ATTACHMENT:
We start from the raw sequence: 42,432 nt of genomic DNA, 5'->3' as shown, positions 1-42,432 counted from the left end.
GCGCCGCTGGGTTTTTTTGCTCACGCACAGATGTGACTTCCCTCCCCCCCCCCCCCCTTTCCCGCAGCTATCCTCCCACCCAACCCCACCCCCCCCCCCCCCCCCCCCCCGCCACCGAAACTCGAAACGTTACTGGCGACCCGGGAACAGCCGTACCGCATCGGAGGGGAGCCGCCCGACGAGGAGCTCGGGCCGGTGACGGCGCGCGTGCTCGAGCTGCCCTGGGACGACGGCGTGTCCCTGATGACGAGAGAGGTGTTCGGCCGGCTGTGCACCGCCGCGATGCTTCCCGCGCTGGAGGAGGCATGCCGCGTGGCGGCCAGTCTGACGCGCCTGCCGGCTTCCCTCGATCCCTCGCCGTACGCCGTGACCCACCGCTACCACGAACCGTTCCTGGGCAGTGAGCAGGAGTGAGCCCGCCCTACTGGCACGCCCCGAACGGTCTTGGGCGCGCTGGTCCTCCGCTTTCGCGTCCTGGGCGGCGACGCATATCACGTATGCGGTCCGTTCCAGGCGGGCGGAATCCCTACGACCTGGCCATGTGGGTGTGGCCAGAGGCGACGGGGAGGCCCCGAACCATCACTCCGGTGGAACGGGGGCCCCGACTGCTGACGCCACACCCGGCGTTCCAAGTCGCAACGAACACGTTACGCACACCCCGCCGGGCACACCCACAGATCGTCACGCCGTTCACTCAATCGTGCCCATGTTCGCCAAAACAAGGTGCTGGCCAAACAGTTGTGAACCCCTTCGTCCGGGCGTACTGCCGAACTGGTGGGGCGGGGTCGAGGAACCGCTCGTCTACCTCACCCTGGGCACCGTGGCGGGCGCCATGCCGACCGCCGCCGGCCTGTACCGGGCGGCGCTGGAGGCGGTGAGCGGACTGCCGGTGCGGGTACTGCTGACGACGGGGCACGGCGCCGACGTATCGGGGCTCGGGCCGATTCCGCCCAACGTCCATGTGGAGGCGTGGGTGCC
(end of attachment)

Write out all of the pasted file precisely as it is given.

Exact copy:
We start from the raw sequence: 42,432 nt of genomic DNA, 5'->3' as shown, positions 1-42,432 counted from the left end.
GCGCCGCTGGGTTTTTTTGCTCACGCACAGATGTGACTTCCCTCCCCCCCCCCCCCCTTTCCCGCAGCTATCCTCCCACCCAACCCCACCCCCCCCCCCCCCCCCCCCCCGCCACCGAAACTCGAAACGTTACTGGCGACCCGGGAACAGCCGTACCGCATCGGAGGGGAGCCGCCCGACGAGGAGCTCGGGCCGGTGACGGCGCGCGTGCTCGAGCTGCCCTGGGACGACGGCGTGTCCCTGATGACGAGAGAGGTGTTCGGCCGGCTGTGCACCGCCGCGATGCTTCCCGCGCTGGAGGAGGCATGCCGCGTGGCGGCCAGTCTGACGCGCCTGCCGGCTTCCCTCGATCCCTCGCCGTACGCCGTGACCCACCGCTACCACGAACCGTTCCTGGGCAGTGAGCAGGAGTGAGCCCGCCCTACTGGCACGCCCCGAACGGTCTTGGGCGCGCTGGTCCTCCGCTTTCGCGTCCTGGGCGGCGACGCATATCACGTATGCGGTCCGTTCCAGGCGGGCGGAATCCCTACGACCTGGCCATGTGGGTGTGGCCAGAGGCGACGGGGAGGCCCCGAACCATCACTCCGGTGGAACGGGGGCCCCGACTGCTGACGCCACACCCGGCGTTCCAAGTCGCAACGAACACGTTACGCACACCCCGCCGGGCACACCCACAGATCGTCACGCCGTTCACTCAATCGTGCCCATGTTCGCCAAAACAAGGTGCTGGCCAAACAGTTGTGAACCCCTTCGTCCGGGCGTACTGCCGAACTGGTGGGGCGGGGTCGAGGAACCGCTCGTCTACCTCACCCTGGGCACCGTGGCGGGCGCCATGCCGACCGCCGCCGGCCTGTACCGGGCGGCGCTGGAGGCGGTGAGCGGACTGCCGGTGCGGGTACTGCTGACGACGGGGCACGGCGCCGACGTATCGGGGCTCGGGCCGATTCCGCCCAACGTCCATGTGGAGGCGTGGGTGCC